When a new Git repository is initialized using
git init, the default name of the main branch that is created is “master” (likely based on the terminology used in BitKeeper, which Git was created to replace).
Update Nov 2020: This is now the default in Git.
For the past 20+ years, the usage of “master/slave” terminology has been criticized as needlessly reproducing racist terminology of slavery, and in the course of 2020, this discussion has finally broadly reached Git as well, with calls to rename the default branch to “main” or “trunk” instead (previously, this had been proposed for specific projects, e.g. GNOME in 2019).
Petr Baudis, who picked the names way back in 2005, weighed in to state that they wish they had picked “main” instead. Using “main” instead of “master” has the benefit that it autocompletes with “m” and “ma” as well, and is also the term GitHub (who still collaborate with ICE) are switching to.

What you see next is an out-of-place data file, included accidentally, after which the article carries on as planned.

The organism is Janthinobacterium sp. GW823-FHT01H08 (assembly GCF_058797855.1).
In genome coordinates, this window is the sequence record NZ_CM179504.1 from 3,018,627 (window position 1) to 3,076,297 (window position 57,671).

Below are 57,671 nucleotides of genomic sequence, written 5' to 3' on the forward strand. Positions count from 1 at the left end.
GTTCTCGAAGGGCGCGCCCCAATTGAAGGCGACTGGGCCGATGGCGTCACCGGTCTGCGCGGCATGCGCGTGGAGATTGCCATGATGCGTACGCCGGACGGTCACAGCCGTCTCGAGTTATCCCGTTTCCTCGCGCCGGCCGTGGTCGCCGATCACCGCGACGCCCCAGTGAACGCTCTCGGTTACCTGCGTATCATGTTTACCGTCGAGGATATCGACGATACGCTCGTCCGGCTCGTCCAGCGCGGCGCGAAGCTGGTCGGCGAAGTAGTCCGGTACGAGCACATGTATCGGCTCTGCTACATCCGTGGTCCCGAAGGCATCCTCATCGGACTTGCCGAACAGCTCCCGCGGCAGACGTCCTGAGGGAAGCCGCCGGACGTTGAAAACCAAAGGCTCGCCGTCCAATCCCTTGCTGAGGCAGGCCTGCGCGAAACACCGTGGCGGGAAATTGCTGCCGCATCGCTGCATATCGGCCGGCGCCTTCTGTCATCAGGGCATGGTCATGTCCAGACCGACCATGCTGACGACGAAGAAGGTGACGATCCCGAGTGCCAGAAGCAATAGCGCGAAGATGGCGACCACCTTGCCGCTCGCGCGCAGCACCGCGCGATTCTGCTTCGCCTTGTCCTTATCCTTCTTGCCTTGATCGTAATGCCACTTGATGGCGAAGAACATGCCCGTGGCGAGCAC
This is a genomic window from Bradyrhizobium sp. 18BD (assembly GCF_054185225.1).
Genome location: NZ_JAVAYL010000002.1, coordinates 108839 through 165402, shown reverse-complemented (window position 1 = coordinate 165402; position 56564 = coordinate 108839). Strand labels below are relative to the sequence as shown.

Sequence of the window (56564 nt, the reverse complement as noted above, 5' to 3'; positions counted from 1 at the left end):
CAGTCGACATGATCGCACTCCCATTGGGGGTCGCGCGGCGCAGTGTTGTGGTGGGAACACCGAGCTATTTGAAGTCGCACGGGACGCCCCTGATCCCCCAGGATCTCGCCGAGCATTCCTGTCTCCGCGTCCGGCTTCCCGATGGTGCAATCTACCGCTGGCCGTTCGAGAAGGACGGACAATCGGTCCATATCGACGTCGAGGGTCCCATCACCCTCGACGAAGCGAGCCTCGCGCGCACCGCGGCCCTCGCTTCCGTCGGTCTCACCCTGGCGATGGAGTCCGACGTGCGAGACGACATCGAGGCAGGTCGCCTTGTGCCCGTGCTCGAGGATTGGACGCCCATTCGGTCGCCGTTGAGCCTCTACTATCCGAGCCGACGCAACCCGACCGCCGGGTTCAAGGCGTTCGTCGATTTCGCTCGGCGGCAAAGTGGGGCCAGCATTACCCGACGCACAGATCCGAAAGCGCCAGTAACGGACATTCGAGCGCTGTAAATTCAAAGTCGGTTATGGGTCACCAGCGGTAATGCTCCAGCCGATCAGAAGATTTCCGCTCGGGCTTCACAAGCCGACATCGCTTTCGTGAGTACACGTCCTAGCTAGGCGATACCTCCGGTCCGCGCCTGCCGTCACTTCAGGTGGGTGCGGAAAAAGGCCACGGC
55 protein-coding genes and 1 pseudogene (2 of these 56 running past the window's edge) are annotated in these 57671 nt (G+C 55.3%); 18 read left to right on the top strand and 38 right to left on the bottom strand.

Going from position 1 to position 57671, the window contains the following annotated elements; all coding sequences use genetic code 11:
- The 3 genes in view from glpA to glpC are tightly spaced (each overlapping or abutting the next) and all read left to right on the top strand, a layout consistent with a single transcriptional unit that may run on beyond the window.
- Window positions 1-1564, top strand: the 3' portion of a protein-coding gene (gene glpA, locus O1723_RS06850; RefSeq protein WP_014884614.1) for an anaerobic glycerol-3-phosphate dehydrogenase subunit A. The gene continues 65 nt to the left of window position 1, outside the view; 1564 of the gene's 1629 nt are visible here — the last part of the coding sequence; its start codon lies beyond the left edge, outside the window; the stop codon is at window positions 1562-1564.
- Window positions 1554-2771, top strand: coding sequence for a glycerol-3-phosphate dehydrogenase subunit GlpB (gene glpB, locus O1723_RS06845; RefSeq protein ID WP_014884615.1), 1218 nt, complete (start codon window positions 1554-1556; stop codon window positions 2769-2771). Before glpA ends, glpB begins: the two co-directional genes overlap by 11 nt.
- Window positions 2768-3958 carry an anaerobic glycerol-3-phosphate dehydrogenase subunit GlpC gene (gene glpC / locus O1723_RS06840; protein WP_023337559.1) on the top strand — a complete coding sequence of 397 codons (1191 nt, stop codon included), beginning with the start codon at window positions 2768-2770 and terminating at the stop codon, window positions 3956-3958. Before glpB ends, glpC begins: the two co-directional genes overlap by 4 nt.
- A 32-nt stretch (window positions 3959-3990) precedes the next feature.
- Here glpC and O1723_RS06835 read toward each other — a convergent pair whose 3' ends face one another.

Currently, the branch name a new repository is initialized with is hard-coded in Git, so there are two options to change the default (to “main”, in the following examples):
- Changing the HEAD pointer before the first commit, using the
git symbolic-ref HEAD refs/head/mainor manually overwriting the
echo 'refs: refs/head/main' >.git/HEAD;
- Putting this change into a git template, by copying the default git template:
cp -r /usr/share/git-core/templates ~/git/template, adding the ref pointer:
echo 'ref: refs/heads/main' >~/git/template/HEAD, and passing that directory to
git initin the
--template=option (or setting
If you want to easily change the main branch name of existing repositories, you can just run
git branch -m master main && git push -u origin main. Remember to adapt any settings or scripts that might refer to branches by name, such as CI/CD, “protected branches”, etc.!